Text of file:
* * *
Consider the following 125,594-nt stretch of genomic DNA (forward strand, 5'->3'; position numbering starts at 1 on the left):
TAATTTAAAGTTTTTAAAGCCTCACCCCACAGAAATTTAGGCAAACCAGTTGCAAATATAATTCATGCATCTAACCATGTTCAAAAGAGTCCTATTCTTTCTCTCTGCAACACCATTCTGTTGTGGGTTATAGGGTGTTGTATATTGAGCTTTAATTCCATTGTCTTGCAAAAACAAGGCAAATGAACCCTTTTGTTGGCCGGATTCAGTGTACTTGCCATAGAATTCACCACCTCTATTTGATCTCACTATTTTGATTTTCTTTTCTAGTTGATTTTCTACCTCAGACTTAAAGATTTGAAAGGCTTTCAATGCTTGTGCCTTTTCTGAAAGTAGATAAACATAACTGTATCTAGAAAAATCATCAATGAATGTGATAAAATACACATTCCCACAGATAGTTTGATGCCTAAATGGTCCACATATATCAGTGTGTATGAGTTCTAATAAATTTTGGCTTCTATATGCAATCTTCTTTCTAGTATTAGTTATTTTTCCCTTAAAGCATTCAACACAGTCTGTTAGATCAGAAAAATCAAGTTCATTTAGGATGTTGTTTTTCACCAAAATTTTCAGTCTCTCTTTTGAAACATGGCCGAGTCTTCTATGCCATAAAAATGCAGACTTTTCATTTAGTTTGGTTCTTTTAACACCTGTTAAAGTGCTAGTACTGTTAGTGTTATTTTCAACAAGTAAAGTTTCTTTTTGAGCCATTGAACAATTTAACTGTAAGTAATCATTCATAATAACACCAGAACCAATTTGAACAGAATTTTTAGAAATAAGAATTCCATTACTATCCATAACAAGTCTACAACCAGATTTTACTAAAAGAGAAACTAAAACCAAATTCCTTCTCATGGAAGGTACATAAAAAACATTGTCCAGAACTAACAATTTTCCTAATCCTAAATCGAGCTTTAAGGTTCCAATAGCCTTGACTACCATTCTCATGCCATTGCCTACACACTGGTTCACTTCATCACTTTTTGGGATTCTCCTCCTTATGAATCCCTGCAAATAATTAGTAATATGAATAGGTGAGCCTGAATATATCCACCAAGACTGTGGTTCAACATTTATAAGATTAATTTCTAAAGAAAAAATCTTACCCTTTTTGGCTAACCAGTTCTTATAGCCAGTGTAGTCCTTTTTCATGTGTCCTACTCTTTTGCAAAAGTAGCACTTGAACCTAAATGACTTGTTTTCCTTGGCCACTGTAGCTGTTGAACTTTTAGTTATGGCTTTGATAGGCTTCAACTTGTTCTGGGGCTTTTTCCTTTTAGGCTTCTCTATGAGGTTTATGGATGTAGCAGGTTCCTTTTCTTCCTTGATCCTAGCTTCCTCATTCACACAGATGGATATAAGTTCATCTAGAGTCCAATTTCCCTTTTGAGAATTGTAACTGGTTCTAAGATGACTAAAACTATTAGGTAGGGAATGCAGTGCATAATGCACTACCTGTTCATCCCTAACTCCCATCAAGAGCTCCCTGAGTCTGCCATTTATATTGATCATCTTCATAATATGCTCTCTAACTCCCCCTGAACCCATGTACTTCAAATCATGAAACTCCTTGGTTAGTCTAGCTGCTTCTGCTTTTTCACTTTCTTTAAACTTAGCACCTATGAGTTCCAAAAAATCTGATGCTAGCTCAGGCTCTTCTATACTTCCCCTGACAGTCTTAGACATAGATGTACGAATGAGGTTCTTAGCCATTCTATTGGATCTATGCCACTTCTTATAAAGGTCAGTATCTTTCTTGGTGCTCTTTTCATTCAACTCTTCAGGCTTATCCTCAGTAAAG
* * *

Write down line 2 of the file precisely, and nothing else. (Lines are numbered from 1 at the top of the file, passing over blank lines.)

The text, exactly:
TAATTTAAAGTTTTTAAAGCCTCACCCCACAGAAATTTAGGCAAACCAGTTGCAAATATAATTCATGCATCTAACCATGTTCAAAAGAGTCCTATTCTTTCTCTCTGCAACACCATTCTGTTGTGGGTTATAGGGTGTTGTATATTGAGCTTTAATTCCATTGTCTTGCAAAAACAAGGCAAATGAACCCTTTTGTTGGCCGGATTCAGTGTACTTGCCATAGAATTCACCACCTCTATTTGATCTCACTATTTTGATTTTCTTTTCTAGTTGATTTTCTACCTCAGACTTAAAGATTTGAAAGGCTTTCAATGCTTGTGCCTTTTCTGAAAGTAGATAAACATAACTGTATCTAGAAAAATCATCAATGAATGTGATAAAATACACATTCCCACAGATAGTTTGATGCCTAAATGGTCCACATATATCAGTGTGTATGAGTTCTAATAAATTTTGGCTTCTATATGCAATCTTCTTTCTAGTATTAGTTATTTTTCCCTTAAAGCATTCAACACAGTCTGTTAGATCAGAAAAATCAAGTTCATTTAGGATGTTGTTTTTCACCAAAATTTTCAGTCTCTCTTTTGAAACATGGCCGAGTCTTCTATGCCATAAAAATGCAGACTTTTCATTTAGTTTGGTTCTTTTAACACCTGTTAAAGTGCTAGTACTGTTAGTGTTATTTTCAACAAGTAAAGTTTCTTTTTGAGCCATTGAACAATTTAACTGTAAGTAATCATTCATAATAACACCAGAACCAATTTGAACAGAATTTTTAGAAATAAGAATTCCATTACTATCCATAACAAGTCTACAACCAGATTTTACTAAAAGAGAAACTAAAACCAAATTCCTTCTCATGGAAGGTACATAAAAAACATTGTCCAGAACTAACAATTTTCCTAATCCTAAATCGAGCTTTAAGGTTCCAATAGCCTTGACTACCATTCTCATGCCATTGCCTACACACTGGTTCACTTCATCACTTTTTGGGATTCTCCTCCTTATGAATCCCTGCAAATAATTAGTAATATGAATAGGTGAGCCTGAATATATCCACCAAGACTGTGGTTCAACATTTATAAGATTAATTTCTAAAGAAAAAATCTTACCCTTTTTGGCTAACCAGTTCTTATAGCCAGTGTAGTCCTTTTTCATGTGTCCTACTCTTTTGCAAAAGTAGCACTTGAACCTAAATGACTTGTTTTCCTTGGCCACTGTAGCTGTTGAACTTTTAGTTATGGCTTTGATAGGCTTCAACTTGTTCTGGGGCTTTTTCCTTTTAGGCTTCTCTATGAGGTTTATGGATGTAGCAGGTTCCTTTTCTTCCTTGATCCTAGCTTCCTCATTCACACAGATGGATATAAGTTCATCTAGAGTCCAATTTCCCTTTTGAGAATTGTAACTGGTTCTAAGATGACTAAAACTATTAGGTAGGGAATGCAGTGCATAATGCACTACCTGTTCATCCCTAACTCCCATCAAGAGCTCCCTGAGTCTGCCATTTATATTGATCATCTTCATAATATGCTCTCTAACTCCCCCTGAACCCATGTACTTCAAATCATGAAACTCCTTGGTTAGTCTAGCTGCTTCTGCTTTTTCACTTTCTTTAAACTTAGCACCTATGAGTTCCAAAAAATCTGATGCTAGCTCAGGCTCTTCTATACTTCCCCTGACAGTCTTAGACATAGATGTACGAATGAGGTTCTTAGCCATTCTATTGGATCTATGCCACTTCTTATAAAGGTCAGTATCTTTCTTGGTGCTCTTTTCATTCAACTCTTCAGGCTTATCCTCAGTAAAG